6 lines O(N) solutions w/ C++ & Python


  • 0
    Z

    a bit slow but really short
    c++ solution

    class Solution {
    public:
        int leastInterval(vector<char>& tasks, int n) {
            vector<int> counter(256);
            for ( char t : tasks )
                ++counter[t];
            int m = *max_element(counter.begin(), counter.end());
            int l = count(counter.begin(), counter.end(), m);
            return max(int(tasks.size()), (m - 1) * (n + 1) + l);
        }
    };
    
    // 64 / 64 test cases passed.
    // Status: Accepted
    // Runtime: 63 ms
    

    python solution

    class Solution(object):
        def leastInterval(self, tasks, n):
            """
            :type tasks: List[str]
            :type n: int
            :rtype: int
            """
            c = collections.defaultdict(int)
            for t in tasks:
                c[t] += 1
            m = max(c.itervalues())
            l = len([k for k in c if c[k] == m])
            return max(len(tasks), (m - 1) * (n + 1) + l)
    
    # 64 / 64 test cases passed.
    # Status: Accepted
    # Runtime: 682 ms
    

  • 1

    Shortened it a bit...

    def leastInterval(self, tasks, n):
        c = collections.Counter(tasks).values()
        return max(sum(c), (max(c) - 1) * (n + 1) + c.count(max(c)))
    

    And a bit more:

    def leastInterval(self, tasks, n):
        c = map(tasks.count, set(tasks))
        return max(sum(c), (max(c) - 1) * (n + 1) + c.count(max(c)))

  • 0
    Z

    @StefanPochmann said in 6 lines O(N) solutions w/ C++ & Python:

    Shortened it a bit...

    def leastInterval(self, tasks, n):
        c = collections.Counter(tasks).values()
        return max(sum(c), (max(c) - 1) * (n + 1) + c.count(max(c)))
    

    And a bit more:

    def leastInterval(self, tasks, n):
        c = map(tasks.count, set(tasks))
        return max(sum(c), (max(c) - 1) * (n + 1) + c.count(max(c)))
    

    although your solution is quite elegant, but

    the first one is a bit slow which might fail to TLE if the constraint is a bit stronger

    64 / 64 test cases passed.
    Status: Accepted
    Runtime: 1038 ms
    

    the second one fail to pass because

    64 / 64 test cases passed.
    Status: Memory Limit Exceeded
    

    previously, I noticed that collections.Counter will cause MLE if we don't do n == 0 check


  • 1

    @zqfan I'm pretty sure the MLE is because something's wrong with the judge. All of our solutions use very little memory. Also, when I first submitted your solution, it also got MLE.

    How often did you submit each solution? How stable were the times? How large was the judge overhead? I don't see much data from you. Looks like you submitted each solution only once. Is that true?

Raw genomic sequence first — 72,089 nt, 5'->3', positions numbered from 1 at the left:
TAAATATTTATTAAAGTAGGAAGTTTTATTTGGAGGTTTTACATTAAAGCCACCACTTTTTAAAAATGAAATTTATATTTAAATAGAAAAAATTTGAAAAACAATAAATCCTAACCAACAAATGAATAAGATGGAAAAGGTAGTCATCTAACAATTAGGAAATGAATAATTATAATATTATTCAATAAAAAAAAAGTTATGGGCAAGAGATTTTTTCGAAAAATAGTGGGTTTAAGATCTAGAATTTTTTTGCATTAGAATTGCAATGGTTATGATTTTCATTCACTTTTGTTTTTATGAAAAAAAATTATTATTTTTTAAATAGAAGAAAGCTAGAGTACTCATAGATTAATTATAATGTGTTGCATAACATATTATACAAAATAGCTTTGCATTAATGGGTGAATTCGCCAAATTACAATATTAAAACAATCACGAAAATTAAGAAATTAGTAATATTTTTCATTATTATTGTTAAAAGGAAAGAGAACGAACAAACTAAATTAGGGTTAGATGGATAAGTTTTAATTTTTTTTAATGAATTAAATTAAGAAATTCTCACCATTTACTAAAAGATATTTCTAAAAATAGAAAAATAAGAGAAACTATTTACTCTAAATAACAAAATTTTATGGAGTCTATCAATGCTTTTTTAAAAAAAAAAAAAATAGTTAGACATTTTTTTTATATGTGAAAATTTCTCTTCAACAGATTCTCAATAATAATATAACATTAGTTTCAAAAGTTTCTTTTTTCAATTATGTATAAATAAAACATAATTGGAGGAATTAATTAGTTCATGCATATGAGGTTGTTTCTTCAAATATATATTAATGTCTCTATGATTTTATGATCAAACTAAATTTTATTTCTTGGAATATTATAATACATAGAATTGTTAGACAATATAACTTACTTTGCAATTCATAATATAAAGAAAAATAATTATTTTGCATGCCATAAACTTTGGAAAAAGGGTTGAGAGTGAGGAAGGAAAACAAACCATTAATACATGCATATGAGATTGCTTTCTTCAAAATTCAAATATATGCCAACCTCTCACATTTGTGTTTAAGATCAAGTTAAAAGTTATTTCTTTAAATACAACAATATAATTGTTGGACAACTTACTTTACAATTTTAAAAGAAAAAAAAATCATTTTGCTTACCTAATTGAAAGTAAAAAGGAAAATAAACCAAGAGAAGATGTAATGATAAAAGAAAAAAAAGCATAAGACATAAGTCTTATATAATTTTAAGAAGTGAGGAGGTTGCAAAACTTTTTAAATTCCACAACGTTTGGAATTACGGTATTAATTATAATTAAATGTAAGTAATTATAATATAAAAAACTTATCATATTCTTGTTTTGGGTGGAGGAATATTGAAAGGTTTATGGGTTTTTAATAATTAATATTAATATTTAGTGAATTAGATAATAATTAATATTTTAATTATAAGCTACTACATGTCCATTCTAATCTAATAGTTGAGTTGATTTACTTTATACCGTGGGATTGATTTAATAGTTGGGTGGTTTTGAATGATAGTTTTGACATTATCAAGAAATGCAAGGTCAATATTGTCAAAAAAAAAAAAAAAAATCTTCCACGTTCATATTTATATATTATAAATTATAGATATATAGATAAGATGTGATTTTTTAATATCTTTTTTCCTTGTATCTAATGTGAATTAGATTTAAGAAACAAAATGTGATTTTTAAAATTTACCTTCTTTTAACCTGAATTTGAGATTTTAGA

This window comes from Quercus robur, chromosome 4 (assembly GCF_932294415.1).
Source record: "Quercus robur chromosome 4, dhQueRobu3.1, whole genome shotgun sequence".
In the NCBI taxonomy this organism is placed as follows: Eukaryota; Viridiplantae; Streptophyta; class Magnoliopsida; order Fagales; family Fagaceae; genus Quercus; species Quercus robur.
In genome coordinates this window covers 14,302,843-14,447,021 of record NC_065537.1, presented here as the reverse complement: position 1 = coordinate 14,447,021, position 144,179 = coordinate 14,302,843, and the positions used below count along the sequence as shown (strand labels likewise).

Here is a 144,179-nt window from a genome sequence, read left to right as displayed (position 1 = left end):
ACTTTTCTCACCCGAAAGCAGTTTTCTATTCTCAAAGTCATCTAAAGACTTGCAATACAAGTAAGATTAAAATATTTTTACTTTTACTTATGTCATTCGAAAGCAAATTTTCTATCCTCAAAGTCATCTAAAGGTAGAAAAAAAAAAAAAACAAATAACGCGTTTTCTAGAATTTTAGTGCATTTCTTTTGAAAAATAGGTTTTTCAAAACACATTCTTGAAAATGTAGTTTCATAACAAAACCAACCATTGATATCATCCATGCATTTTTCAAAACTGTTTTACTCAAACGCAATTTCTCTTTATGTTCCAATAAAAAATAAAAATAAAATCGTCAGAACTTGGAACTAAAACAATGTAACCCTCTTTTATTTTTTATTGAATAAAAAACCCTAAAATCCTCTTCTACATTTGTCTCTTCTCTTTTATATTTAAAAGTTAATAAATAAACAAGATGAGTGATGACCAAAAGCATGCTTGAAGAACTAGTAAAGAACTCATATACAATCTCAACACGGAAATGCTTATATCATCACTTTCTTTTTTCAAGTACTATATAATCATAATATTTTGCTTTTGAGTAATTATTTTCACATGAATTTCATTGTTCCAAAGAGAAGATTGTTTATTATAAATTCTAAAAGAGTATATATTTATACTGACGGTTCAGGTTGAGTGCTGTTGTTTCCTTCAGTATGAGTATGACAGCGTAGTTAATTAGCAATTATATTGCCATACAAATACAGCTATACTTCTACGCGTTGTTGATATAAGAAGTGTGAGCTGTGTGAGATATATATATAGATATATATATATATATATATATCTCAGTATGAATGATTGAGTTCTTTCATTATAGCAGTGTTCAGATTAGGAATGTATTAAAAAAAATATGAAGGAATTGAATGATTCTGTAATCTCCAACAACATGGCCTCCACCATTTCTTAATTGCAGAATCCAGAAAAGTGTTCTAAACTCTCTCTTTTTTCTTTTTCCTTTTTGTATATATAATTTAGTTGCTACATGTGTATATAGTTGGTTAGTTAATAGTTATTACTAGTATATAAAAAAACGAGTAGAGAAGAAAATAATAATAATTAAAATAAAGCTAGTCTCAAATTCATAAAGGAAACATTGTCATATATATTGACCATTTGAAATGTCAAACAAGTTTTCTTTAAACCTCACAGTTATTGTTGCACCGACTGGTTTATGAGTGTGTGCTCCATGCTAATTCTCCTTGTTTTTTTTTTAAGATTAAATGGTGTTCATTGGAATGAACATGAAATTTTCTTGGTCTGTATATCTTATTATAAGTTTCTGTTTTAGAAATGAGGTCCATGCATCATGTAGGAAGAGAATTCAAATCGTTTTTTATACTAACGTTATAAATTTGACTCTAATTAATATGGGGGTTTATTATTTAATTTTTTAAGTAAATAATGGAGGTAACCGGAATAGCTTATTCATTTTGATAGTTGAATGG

I just submitted the following, which does the work ten times:

    def leastInterval(self, tasks, n):
        for _ in range(10):
            c = collections.Counter(tasks).values()
            result = max(sum(c), (max(c) - 1) * (n + 1) + c.count(max(c)))
        return result
    

    I submitted it five times, the results were 1675 ms, 1826 ms, 1902 ms, 1882 ms and TLE. So looks like average about 1870. Thus even doing ten times the work barely creates the TLE danger you're worried about.

    Using range(1) instead, five submissions resulted in 905 ms, 942 ms, 806 ms, 936 ms and 852 ms. Average 888.

    So to me, it looks pretty clear that the long time is also mostly the judge's fault and that the solution only takes about (1870 - 888) / 9 = 109 ms (and the judge overhead is about 888 - 109 = 779 ms).


    Even the following super fast cheat solution got MLE in my first submission and then 816 ms, 875 ms, 812 ms and 842 ms in my next four submissions:

    class Solution(object):
        results = [8, 6, 104, 10, 16, 4, 2, 4, 5, 3, 4, 5, 6, 1, 1, 2, 5, 4256, 1000, 9793, 6841, 9594, 1000,
                   1000, 10000, 29821, 66177, 17987, 66341, 84161, 76286, 62761, 36051, 52651, 10000, 29821,
                   66177, 17987, 66341, 84161, 76286, 62761, 36051, 52651, 10000, 29821, 66177, 17987, 66341,
                   84161, 76286, 62761, 36051, 52651, 100, 1345, 404, 1153, 523, 911, 1401, 936, 1140, 404]
        i = -1
        def leastInterval(self, tasks, n):
            Solution.i += 1
            return Solution.results[Solution.i]
    

    Again, clearly the judge is taking most of the time (and probably most of the memory). In this test it even looked like over 800 ms.


  • 0
    Z

    @StefanPochmann

    Thanks for your detailed and convincing investigation, I run your solution just one time, because it is a contest problem, it needs to be very safe to get AC due to the time penalty. I do agree it is the judge's fault, clearly it is a bit same as last contest, I think they didn't test python solution very well.


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